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221 Meta-analysis examining the clinical significance of monitoring of hydroxychloroquine levels In SLE
  1. Shivani Garg1,
  2. Rachna Unnithan2,
  3. Karen Hansen3,
  4. Nathalie Costedoat-Chalumeau4 and
  5. Christie Bartels5
  1. 1UW- Madison
  2. 2University of Wisconsin- Madison
  3. 3University of Wisconsin- Madison, Department of Medicine-Rheumatology
  4. 4Unité fonctionnelle de Médecine interne et centre de référence maladies rares
  5. 5University of Wisconsin School of Medicine and Public Health


Background Despite the pivotal role hydroxychloroquine (HCQ) plays in treating SLE, less than 50% of patients take HCQ as prescribed. Non-adherence versus lack of effect to HCQ are difficult to distinguish, underscoring the importance of measuring HCQ blood levels to assess adherence. Despite this, information and consensus on the clinical impact of incorporating routine testing of HCQ blood levels is lacking. Therefore, we systematically reviewed publications examining the correlation between 1) HCQ levels and adherence, and 2) HCQ levels and SLEDAI scores, in SLE patients. We hypothesized that low HCQ levels would correlate with non-adherence and higher SLEDAI scores.

Methods A comprehensive search was performed using MeSH heading and keywords in Medline, Embase, CINHL and Web of Science databases. We selected observational and interventional studies that measured HCQ levels and assessed adherence and/or SLEDAI scores in adults with SLE. Newcastle Ottawa Scale and Cochrane Collaboration Risk Assessment tools were used to rate the quality of observational and intervention studies, respectively. We used Forest plots to compare pooled estimates (95% CI) of correlations between HCQ levels and patient or physician reported nonadherence and SLEDAI scores. Heterogeneity was assessed using I2.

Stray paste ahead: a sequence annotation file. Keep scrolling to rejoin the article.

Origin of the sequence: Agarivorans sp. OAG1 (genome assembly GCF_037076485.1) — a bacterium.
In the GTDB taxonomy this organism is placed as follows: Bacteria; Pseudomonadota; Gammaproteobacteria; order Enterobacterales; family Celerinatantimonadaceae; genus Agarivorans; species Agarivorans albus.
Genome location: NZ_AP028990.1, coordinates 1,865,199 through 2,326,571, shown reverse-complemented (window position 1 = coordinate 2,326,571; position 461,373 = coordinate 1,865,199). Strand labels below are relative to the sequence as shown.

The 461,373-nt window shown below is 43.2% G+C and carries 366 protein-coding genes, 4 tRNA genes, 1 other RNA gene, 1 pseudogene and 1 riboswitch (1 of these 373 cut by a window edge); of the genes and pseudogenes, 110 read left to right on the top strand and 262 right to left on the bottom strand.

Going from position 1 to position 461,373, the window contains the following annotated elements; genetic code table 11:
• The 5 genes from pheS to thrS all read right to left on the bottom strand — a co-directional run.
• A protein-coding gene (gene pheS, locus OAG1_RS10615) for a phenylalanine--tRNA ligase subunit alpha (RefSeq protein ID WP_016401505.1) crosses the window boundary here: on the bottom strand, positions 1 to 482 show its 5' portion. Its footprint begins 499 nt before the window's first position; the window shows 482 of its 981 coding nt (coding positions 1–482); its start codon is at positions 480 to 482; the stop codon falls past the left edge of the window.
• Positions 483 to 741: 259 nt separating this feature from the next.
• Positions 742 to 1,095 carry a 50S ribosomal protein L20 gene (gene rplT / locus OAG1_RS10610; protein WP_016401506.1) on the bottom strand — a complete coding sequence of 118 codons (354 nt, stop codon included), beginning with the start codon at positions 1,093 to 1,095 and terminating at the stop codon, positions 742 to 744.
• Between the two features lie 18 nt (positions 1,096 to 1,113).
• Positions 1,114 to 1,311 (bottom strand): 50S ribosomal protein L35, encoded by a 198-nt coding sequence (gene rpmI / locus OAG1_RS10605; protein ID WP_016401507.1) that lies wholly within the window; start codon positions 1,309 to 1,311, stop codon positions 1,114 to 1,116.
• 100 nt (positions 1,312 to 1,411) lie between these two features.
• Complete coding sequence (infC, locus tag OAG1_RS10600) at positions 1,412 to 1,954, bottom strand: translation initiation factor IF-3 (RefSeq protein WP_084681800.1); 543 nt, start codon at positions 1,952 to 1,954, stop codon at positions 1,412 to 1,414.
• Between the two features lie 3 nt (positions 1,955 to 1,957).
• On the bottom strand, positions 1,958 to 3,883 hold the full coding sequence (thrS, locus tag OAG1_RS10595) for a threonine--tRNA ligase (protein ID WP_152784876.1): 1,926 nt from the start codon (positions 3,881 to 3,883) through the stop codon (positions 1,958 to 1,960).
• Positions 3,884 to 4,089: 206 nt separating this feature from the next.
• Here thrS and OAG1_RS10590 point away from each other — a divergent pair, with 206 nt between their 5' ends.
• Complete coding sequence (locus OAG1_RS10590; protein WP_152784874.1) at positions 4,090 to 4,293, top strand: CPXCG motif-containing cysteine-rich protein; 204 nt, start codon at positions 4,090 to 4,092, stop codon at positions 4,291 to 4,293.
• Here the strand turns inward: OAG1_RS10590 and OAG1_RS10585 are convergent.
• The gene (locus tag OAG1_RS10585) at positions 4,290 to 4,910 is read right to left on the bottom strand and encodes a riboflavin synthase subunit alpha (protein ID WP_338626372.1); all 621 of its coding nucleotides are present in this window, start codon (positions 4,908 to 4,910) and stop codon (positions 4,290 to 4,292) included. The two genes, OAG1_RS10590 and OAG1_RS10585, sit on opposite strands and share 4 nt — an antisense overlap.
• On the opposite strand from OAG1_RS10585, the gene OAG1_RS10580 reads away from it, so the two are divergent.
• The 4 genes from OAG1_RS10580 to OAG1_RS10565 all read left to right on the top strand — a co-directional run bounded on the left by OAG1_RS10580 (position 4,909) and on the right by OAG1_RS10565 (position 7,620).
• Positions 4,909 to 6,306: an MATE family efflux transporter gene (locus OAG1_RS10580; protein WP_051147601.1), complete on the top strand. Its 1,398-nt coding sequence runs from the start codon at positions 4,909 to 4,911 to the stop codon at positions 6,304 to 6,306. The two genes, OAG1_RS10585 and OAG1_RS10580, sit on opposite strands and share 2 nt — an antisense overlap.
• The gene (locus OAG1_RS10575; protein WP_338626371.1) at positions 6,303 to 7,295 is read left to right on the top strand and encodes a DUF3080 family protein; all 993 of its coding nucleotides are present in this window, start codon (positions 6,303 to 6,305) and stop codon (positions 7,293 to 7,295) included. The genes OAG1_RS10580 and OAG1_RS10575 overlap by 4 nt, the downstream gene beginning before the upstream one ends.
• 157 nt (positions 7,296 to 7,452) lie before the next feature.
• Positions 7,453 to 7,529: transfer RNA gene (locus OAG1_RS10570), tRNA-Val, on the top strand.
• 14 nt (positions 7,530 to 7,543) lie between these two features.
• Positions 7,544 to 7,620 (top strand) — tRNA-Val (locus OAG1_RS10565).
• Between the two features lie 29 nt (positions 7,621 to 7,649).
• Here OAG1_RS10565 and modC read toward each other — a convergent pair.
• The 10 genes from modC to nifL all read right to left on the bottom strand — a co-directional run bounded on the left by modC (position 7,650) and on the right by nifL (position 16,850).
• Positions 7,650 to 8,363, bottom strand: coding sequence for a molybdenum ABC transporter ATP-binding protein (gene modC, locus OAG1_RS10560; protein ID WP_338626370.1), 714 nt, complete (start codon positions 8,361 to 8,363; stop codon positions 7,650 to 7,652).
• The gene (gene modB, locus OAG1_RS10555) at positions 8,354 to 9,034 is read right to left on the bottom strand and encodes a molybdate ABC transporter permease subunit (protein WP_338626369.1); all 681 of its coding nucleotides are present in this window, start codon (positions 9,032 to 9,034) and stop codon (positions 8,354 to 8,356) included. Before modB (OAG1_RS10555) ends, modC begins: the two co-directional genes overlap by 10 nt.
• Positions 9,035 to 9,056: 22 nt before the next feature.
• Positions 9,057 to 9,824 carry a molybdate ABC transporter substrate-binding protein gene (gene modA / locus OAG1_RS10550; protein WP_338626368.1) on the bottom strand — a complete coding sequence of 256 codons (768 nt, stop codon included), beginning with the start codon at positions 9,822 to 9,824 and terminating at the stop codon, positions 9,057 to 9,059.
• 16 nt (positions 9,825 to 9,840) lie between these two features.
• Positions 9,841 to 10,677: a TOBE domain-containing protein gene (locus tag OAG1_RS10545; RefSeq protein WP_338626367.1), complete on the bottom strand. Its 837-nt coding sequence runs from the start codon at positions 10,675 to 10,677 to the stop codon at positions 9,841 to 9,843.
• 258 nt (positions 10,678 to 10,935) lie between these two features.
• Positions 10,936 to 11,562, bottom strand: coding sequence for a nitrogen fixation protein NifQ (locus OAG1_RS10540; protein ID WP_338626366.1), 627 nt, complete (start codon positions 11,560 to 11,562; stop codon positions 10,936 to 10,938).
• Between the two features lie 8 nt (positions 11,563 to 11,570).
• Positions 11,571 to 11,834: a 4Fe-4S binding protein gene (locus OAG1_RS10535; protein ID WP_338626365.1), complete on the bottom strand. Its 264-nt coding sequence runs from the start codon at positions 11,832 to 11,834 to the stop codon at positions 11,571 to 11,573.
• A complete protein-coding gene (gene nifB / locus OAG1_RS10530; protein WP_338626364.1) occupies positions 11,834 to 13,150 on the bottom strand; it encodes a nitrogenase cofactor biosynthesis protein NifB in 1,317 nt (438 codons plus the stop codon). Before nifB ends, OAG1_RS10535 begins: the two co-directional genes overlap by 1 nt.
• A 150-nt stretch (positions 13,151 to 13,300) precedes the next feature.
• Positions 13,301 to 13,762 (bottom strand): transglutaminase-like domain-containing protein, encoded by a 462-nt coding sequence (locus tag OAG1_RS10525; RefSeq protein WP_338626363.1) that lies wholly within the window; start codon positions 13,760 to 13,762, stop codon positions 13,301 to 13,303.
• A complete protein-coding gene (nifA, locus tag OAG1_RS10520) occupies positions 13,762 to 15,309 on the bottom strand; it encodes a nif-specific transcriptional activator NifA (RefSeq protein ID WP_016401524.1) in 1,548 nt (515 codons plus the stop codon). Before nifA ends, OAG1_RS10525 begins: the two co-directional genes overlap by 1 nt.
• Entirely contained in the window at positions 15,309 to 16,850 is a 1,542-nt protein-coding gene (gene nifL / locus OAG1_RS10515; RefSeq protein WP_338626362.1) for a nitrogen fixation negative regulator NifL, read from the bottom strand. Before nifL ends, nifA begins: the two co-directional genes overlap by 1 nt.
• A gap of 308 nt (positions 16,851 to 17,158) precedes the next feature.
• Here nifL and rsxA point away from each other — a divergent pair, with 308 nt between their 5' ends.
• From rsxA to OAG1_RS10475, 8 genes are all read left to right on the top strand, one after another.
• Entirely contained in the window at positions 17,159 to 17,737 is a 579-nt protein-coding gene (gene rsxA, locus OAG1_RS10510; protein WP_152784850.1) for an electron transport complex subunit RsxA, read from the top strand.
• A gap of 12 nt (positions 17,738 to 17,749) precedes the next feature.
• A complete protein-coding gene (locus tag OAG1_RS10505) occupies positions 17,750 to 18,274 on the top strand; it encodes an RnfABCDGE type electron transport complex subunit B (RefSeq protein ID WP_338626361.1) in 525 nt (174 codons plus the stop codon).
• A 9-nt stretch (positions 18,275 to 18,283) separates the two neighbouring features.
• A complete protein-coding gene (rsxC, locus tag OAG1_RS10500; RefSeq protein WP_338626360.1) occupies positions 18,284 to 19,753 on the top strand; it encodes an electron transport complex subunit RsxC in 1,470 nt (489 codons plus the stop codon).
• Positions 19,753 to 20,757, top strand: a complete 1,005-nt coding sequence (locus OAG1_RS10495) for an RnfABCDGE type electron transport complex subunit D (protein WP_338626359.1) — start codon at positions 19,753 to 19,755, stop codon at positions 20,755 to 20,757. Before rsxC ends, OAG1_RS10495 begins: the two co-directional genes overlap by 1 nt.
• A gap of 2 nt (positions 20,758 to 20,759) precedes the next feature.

Results From 306 manually reviewed studies, four studies analyzing correlation between HCQ levels and adherence, and five studies examining the correlation between SLEDAI and HCQ blood levels, met inclusion criteria. The odds of nonadherence measured by physician or reported by the patient was 3 times higher in patients with below threshold HCQ levels, compared to those with higher HCQ levels (OR 2.95, 95% CI 1.63, 5.35, p<0.001, I2 49%) (figure 1, panel A). The mean SLEDAI score was 3.33 points higher in groups with HCQ levels below threshold, but this trend was not statistically significant (3.33, 95% CI −0.60, 7.26, p=0.097, I2 99%) (figure 1, panel B). Risk of bias assessment revealed three poor quality studies which were excluded in sensitivity analysis which did not change results. Limitations of our analysis include study heterogeneity and lack of consensus on HCQ level interpretations.

Abstract 221 Figure 1

Forest plot showing correlation of HCQ blood levels with A) Assessed Adherence B) SLEDAI scores

Conclusions We found good correlation between HCQ levels and non-adherence. Low HCQ levels showed higher mean SLEDAI scores but due to the limited number of studies and heterogeneity we did not find significant correlation. Findings support the clinical utility of measuring HCQ levels in SLE patients. Future larger studies should investigate standards for HCQ level interpretation and target levels needed to minimize SLEDAI scores.

Funding Source(s): n/a

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